By Lindsay Toler
By Chad Garrison
By Allison Babka
By Lindsay Toler
By Jake Rossen
By Lindsay Toler
By Kelsey McClure
By Lindsay Toler
Young soldiers are off to war and college students are protesting in the streets.
It's enough to make an old campus activist mist up.
True, the war (bombing of Yugoslavia, opposed mostly by right-wing Republicans) and the protests (staged at St. Louis University over an increase in parking fees) don't have a great deal to do with one another.
But it's a start.
On its face, the protest last week by a couple hundred students -- followed by a vote of "no confidence" in SLU President Lawrence Biondi and his administration -- pales against the glory days recalled (often creatively) by self-righteous boomers. A parking-space hike from $200 to $330 is steep, but it's not exactly Kent State.
The knee-jerk reaction of a grizzled Vietnam-era protester is to roll eyes to the heavens at the notion that it takes a parking-fee increase -- for crying out loud -- to motivate students to express their indignation.
"Whatever happened to social issues?" wheeze people like me.
Moreover, the object of the protesters' disaffection, Father Biondi, is a Jesuit priest with quite a record of achievement and a sunny disposition to match. He's nothing at all like the nasty authoritarian figures whose mugs you could put on a placard next to Tricky Dick's three decades ago, no matter what you were protesting. Hey, they've even got naked statues at SLU now.
But the students have a point today, and it's not just about parking fees. It's about having a voice -- and about being treated with respect -- in the affairs of their university.
What galls student leaders more than the size of the increase is that it was handed down by the SLU administration without input from the people it affected: students, faculty and staff. Add this to last year's unwarranted crackdown on the student newspaper (the charter of the University News was changed to give the administration more control) and SLU's ongoing refusal to add student and faculty seats to its top governing boards, and you have a cause somewhat more compelling than "Hell no, we won't pay this much for parking spaces!"
The student-government president, Joe Hodes, told me Tuesday that the parking issue was just a "flashpoint" around which students were rallying.
"What we're asking for is quite reasonable: We want a voice at the decision-making table of the university community," Hodes said. "We deserve no less."
Hodes, who was among students and faculty scheduled to meet with Biondi and other administrators at RFT press time, said Biondi's "modus operandi is the old truism of Jesuit education: It's easier to ask for forgiveness than it is to ask for permission."
I wasn't able to reach Biondi, but though he steadfastly defended the parking-rate increases in a statement issued last Wednesday, he also seemed to give way on the involvement thing. Here's what he said:
"I am prepared to act immediately on a number of items, including directing the vice presidents, deans and directors to examine decision-making in each of the divisions, colleges or schools with the goal of developing more effective mechanisms for consultation and participation of faculty, staff and students. I will ask the Board of Trustees to consider allowing student participation on various standing committees of the Board. I will reestablish the Budget Advisory Committee, composed of representatives of the deans, faculty, staff and students, to advise the Vice President for Business and Finance on budget matters."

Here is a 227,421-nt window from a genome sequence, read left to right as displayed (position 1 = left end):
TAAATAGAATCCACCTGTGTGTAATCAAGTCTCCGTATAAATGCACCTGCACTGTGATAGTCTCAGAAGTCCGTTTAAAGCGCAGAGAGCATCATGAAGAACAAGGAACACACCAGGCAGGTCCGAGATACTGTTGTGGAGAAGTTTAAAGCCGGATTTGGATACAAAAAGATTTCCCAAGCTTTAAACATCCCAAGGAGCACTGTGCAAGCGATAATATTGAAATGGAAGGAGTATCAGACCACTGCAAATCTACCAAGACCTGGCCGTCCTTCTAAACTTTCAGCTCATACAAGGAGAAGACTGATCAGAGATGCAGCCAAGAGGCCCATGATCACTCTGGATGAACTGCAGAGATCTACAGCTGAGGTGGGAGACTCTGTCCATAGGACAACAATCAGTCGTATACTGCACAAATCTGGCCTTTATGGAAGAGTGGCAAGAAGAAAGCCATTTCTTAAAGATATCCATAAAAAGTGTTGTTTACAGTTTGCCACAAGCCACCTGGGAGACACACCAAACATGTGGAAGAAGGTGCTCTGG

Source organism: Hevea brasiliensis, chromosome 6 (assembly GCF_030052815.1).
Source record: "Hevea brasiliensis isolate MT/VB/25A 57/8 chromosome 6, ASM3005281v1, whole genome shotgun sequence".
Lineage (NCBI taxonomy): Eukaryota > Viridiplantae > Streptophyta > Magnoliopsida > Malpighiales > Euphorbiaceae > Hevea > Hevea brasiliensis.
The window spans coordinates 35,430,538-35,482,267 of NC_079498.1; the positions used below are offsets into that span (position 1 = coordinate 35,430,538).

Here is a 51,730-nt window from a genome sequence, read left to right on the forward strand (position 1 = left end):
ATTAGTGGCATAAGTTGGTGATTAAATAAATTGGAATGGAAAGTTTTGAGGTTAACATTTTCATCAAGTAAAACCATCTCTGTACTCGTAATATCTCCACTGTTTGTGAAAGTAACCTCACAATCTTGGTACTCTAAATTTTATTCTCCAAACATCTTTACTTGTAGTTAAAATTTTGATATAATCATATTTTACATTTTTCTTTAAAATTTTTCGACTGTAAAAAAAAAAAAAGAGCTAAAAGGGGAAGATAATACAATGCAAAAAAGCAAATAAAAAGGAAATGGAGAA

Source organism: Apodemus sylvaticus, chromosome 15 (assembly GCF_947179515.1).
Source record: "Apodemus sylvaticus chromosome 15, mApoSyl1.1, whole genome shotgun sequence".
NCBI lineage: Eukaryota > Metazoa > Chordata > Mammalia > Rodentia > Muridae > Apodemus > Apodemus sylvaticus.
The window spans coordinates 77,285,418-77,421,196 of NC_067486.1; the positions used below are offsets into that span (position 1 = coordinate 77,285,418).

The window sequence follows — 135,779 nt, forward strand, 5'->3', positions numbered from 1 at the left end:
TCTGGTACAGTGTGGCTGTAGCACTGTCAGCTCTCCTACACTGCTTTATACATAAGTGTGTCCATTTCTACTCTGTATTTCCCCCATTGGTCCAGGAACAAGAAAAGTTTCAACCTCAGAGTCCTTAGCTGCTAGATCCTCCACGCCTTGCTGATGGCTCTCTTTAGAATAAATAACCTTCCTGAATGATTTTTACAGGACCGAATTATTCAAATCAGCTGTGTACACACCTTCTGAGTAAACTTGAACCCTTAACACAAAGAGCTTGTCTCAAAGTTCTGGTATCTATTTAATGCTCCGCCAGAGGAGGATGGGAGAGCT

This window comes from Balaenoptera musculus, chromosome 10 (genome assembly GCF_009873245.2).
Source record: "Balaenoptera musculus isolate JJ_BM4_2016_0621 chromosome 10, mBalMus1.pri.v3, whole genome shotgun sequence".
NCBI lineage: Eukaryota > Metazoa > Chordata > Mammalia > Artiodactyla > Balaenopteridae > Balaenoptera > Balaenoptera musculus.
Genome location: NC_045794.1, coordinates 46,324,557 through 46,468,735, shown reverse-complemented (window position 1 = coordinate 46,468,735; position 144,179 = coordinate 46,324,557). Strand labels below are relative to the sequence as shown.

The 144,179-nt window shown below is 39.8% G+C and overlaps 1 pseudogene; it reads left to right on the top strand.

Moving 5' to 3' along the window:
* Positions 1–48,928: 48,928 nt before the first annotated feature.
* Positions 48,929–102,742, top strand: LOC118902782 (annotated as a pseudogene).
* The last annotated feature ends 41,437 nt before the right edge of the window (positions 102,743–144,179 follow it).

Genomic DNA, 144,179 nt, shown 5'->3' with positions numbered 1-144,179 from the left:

It all sounds a little like Father Biondi's writing 100 times on the blackboard "I will not ignore you students and faculty again." It also sounds a whole lot like what administrators in my ancient day said to crazy campus activists like me when they wanted us to pipe down and leave them alone.
The University News, in an editorial last week calling for Biondi's resignation, responded:
"Fr. Biondi, we don't want your crumbs. This ... is the third time in one week ... that (Biondi) has presented his views about shared governance: We can watch him make up his mind."
I don't share the paper's view that Biondi should step down -- he has, after all, done wonders for SLU over the past decade -- but it's hard not to like the students' attitude. They're standing up for what they think is right.
Just as important, the students are rejecting the patronizing notion -- held not only by most administrators but by the public at large -- that they should just shut up and learn, and leave running the school to the professionals. It's what we used to call the "educational sandbox" theory of student government.
This is a not-so-distant cousin to the authoritarian philosophy that has led to increased censorship of high-school and college newspapers for content that is embarrassing (or otherwise troubling) to administrators, school-board members or regents and parents.
In short, the promotion of order and obedience is given more priority than the promotion of independent thought and activism on campus. It's a terrific approach, especially if you're trying to foster a culture in which most citizens turn out to be politically illiterate and choose not to vote.
I think Biondi and the other powers-that-be at SLU should be thankful that the students have enough of a sense of community -- and concern about their school -- that they would bother to protest against their exclusion from decision-making. SLU ought to jump at the chance to include a student seat on the Board of Trustees and on the President's Coordinating Council: It's the right thing to do, and even if it weren't, it would be the smart thing to do.